It’s expected that Microsoft’s search engine rebrand will soon make its official debut.
The official announcement for Kumo is expected to come at the D: All Things Digital Conference next week, where CEO Steve Ballmer is currently scheduled to appear onstage.
With the rebranding Microsoft hopes to gain a new foothold in the search engine market that they currently only have an 8.2 percent market share in. They’ve got some pretty stiff competition as well, considering that Google’s search engine market share is a whopping 64.2 percent.
Originally filed in 2005, Microsoft has now been granted US Patent No. 7,536,726. More specifically, the software giant now owns the patent for intentionally crippling your PC until you cough up the cash for that pirated OS.
Navigating through the legalese, the patent paves the way for "making selected portions and functionality of the operating system unavailable to the user or by limiting the user's ability to add software applications or device drivers to the computer. Additionally, various techniques can be used to remove or reduce the functional limitations of the computer."
The snarky side in us says not to worry, because Microsoft will only hold your system ransom until you pay an "agreed upon sum of money." And the rational side says, really, don't worry, because this should only effect pirates anyway, and even then, Microsoft appears to be softening its stance.
Reports have claimed that Microsoft is currently in the developmental process of creating a mobile platform that mixes many elements of the Xbox and Zune – earning it the nickname “xYz.”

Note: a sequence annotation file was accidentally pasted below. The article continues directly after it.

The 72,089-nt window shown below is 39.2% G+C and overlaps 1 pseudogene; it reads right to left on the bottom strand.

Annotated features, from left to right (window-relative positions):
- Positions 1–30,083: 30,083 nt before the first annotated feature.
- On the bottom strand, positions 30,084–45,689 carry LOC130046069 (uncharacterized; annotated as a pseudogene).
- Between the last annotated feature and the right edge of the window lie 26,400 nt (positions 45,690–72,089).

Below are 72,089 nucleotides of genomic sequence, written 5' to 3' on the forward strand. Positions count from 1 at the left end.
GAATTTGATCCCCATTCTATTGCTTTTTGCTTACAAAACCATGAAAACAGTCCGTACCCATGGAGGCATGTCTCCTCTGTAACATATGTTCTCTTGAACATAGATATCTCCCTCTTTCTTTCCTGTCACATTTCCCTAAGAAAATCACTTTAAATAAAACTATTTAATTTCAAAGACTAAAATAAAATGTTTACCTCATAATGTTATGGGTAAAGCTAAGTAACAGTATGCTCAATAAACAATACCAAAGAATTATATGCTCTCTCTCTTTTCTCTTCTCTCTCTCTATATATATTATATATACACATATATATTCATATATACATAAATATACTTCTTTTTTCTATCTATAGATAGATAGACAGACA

The rumored handheld is reported to be “unlike anything on the market today … think of a mashup of the Sony Mylo, the PSP, and the iPhone… errr, the iPod touch; [the MS handheld] doesn’t need access to a phone network. Although the Microsoft handheld is definitely a converged device, this is not a Zune Phone. Microsoft won’t compete with its Windows Mobile customers.”
The device will supposedly be based off of Live Anywhere, for the most part. “There will be a single online marketplace; the lines between the Zune, Xbox Live and Sky marketplaces will blur when the handheld launches.”
Given that both Nintendo and Sony have strong footholds in the handheld gaming sector, it seems like a natural progression for Microsoft to move here as well. Let’s just hope that this rumored handheld takes less pages from the book of Zune and more pages from the book of Xbox.
Fast, stable (so far), and nearing release, it seems everyone is looking forward to Windows 7, Microsoft's upcoming operating system that looks to be superior to Vista in almost every way. But there's one area in which Vista has the upper hand, and it could prove to be an important one, Dell says.
"If there's one thing that may influence adoption, make things slower, or cause customers to pause, it's that generally the ASPs (average selling price) of the operating systems are higher than they were for Vista and XP," Darrel Ward, director of product management for Dell's business client product group, said in a phone interview with CNet.